24 of 28 people found the following review helpful
Early Life of an Unusual Man,
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This review is from: Barack Obama: The Story (Kindle Edition)
This is a very well researched story of the young Barack Obama, his father, Kenyon Barack Obama Sr. (whose brilliance was compromised by arrogance and alcohol), his mother Anne, (who gave him the genes of an explorer of life, as an escapee from Kansas ), and the before-Michelle women in his life (notably, all white). It not only digs much deeper into his early life than Obama's "Dreams from My Father", it also spends a lot of time (too much I think) correcting and explaining the 1995 autobiography, which was a work of art, but by Obama's own admission played fast and loose with timelines and characters. The theme of the book is how, through a first class education, life experiences in Hawaii, Indonesia, Kenya, California, New York, and Chicago, Barack Obama became the person he is today, with the brilliance and ambition of his father, and the compassion infused fix-the-world-spirit of his mother.
Obama's mother's Midwest roots did not come from exactly an ideal white picket fence family, and included a grandmother who committed suicide, a father who was a big talker, but could not hold a job, and a mother who worked - something unheard of in Kansas, until WW II made it more necessary and then respectable. Moving many times for father to find a new job, and gradually moving west, they all ended up in Hawaii where Obama's mother briefly married his father from Kenya and bore him, then married an Indonesian and moved with Barack to Jakarta. Barack later went back to school in Hawaii, and on from there to Occidental, Columbia, and eventually to Harvard, where his father also studied.
His Father from Kenya was recognized by everyone he knew as exceptionally brilliant, but somewhat arrogant and difficult to deal with. He did have great charisma especially with women and attracted many women, several of them white, providing Barack Obama, his only namesake, with many half brothers and sisters. Although Barack Sr. did become an important man in the government of Kenya, he never achieved his full potential because of drinking and womanizing, and eventually was killed in a single car accident.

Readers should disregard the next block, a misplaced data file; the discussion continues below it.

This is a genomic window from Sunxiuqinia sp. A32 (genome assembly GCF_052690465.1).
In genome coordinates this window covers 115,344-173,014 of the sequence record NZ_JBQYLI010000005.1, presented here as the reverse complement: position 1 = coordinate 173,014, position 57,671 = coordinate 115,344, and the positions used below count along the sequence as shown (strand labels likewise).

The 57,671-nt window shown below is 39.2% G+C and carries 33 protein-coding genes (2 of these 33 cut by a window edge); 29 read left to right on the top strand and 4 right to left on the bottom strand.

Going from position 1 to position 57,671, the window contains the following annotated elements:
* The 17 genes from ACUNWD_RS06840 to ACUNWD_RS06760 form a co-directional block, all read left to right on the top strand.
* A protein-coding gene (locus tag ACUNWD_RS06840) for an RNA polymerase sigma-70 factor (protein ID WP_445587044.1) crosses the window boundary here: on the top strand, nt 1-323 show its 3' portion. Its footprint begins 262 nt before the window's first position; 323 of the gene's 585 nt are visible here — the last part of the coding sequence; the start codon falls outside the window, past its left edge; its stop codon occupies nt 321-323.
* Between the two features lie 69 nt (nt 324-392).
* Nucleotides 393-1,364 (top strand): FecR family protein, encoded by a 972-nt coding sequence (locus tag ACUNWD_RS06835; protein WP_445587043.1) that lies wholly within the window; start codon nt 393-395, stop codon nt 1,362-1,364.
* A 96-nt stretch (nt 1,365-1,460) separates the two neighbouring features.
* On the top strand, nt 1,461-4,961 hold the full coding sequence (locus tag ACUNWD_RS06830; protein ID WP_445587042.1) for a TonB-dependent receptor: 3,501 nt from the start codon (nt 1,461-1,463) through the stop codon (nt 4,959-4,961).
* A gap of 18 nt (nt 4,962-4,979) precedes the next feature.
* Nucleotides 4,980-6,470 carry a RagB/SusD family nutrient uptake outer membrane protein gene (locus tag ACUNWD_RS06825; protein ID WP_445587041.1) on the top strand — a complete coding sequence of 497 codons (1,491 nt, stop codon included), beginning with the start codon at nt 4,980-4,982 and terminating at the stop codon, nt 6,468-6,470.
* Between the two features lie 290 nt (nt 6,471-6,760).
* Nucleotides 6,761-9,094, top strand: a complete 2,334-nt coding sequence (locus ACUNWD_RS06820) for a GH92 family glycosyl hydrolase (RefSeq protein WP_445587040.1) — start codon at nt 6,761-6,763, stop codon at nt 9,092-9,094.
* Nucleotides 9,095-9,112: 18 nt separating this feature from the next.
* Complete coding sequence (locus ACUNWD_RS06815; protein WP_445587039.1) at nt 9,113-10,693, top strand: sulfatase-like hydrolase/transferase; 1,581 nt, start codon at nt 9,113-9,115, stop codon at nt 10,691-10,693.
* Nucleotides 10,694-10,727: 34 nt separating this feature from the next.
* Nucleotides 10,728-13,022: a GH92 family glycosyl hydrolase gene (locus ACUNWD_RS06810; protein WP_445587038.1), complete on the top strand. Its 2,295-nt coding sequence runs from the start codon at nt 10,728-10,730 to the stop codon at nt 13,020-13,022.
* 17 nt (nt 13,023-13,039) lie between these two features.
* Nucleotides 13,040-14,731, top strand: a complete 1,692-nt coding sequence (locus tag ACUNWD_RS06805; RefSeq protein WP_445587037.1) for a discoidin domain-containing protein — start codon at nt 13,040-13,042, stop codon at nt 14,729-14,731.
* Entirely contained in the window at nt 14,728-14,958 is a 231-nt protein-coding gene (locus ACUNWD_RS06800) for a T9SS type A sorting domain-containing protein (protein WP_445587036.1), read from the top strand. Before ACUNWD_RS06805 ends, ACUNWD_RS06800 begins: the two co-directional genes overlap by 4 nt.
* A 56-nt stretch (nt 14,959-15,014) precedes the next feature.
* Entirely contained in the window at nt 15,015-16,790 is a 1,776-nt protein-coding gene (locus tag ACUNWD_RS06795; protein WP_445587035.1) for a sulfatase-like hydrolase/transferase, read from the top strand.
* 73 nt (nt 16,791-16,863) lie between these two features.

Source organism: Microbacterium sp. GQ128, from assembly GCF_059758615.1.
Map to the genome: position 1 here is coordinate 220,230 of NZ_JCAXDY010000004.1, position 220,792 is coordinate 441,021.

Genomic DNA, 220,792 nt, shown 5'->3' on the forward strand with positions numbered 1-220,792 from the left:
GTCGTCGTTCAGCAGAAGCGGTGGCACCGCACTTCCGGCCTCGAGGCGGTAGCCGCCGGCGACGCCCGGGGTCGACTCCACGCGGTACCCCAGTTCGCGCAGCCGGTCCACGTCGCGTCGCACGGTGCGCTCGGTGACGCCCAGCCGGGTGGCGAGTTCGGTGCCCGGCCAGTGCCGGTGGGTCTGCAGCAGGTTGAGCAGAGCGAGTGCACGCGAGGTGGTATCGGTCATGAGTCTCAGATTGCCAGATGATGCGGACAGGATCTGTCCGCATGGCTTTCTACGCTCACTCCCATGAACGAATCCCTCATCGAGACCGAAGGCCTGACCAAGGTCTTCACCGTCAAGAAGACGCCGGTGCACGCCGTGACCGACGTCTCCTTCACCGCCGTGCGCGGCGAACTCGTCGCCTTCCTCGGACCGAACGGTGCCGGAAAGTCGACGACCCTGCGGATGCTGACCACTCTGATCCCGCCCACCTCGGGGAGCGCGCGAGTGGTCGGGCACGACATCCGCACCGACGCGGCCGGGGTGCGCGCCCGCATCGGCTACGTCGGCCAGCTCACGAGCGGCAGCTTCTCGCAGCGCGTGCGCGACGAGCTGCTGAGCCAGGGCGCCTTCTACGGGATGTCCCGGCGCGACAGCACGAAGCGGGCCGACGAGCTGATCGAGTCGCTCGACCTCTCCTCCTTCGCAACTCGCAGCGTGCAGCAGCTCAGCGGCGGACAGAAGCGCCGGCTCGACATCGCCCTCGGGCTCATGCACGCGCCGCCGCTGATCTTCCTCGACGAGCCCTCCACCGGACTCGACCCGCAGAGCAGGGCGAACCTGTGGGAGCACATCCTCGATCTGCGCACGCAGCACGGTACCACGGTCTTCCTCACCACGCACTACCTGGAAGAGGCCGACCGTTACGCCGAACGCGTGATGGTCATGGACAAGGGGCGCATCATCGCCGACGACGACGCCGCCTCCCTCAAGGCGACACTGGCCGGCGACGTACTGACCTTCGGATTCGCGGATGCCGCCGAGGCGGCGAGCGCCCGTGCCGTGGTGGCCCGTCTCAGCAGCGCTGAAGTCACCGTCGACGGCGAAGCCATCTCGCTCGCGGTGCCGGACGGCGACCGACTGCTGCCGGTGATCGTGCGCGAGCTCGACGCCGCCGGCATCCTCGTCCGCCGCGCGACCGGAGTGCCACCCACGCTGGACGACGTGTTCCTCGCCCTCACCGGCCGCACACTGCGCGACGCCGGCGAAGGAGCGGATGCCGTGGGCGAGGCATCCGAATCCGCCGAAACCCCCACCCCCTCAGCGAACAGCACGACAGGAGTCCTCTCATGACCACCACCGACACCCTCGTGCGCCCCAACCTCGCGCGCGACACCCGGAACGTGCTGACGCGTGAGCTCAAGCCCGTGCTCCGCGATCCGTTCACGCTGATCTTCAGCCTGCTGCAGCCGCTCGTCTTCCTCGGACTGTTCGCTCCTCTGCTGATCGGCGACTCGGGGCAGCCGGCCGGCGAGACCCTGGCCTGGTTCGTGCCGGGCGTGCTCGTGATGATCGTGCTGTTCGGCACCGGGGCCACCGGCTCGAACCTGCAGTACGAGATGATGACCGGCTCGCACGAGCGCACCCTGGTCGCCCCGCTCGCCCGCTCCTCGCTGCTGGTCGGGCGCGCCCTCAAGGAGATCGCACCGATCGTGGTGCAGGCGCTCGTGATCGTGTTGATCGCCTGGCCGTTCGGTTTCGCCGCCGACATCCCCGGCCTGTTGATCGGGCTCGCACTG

It was made clear in the book that Barack Obama Sr. was never a Moslem, even though his father was a nominal one, and Obama's mother was essentially an atheist, while respecting all religions and committed to helping others through such activities as her job with Ford Foundation. Obama came to the Christian religion after working with Black ministers in Chicago between his graduation from Columbia and his enrolling in Harvard.
This is mostly a 5 star book. However, there were a few disappointments. The main one was the abrupt end of the book at the point where Obama, after visiting Kenya left his Chicago organizing job to enter Harvard, with only a brief mention of two very important portions of his life - his mother's untimely death, and his courtship and winning of Michelle (after having relationships with three white women during his college years). Another weak point, in my opinion was the long and detailed account of Obama's second serious girl friend during his Columbia days - this apparently due mostly to the fact that the author had access to her journal. Also it was a little disconcerting for the author to concentrate so much space on how his account of Barack's life differs from Barack's own account, which Obama admitted contained composite characters and modified timelines for the purpose of better story flow.
That said, I learned a lot about many things in reading this well researched book, and highly recommend it to all who want to know more about this unusual man, the first Black President of the United States.
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Showing 1-2 of 2 posts in this discussion
Initial post: May 20, 2013 1:20:50 PM PDT
In reply to an earlier post on May 20, 2013 1:35:31 PM PDT
Joseph Palen says:
Thank you, Sir, for sharing your opinion. It definitely defines who you are.
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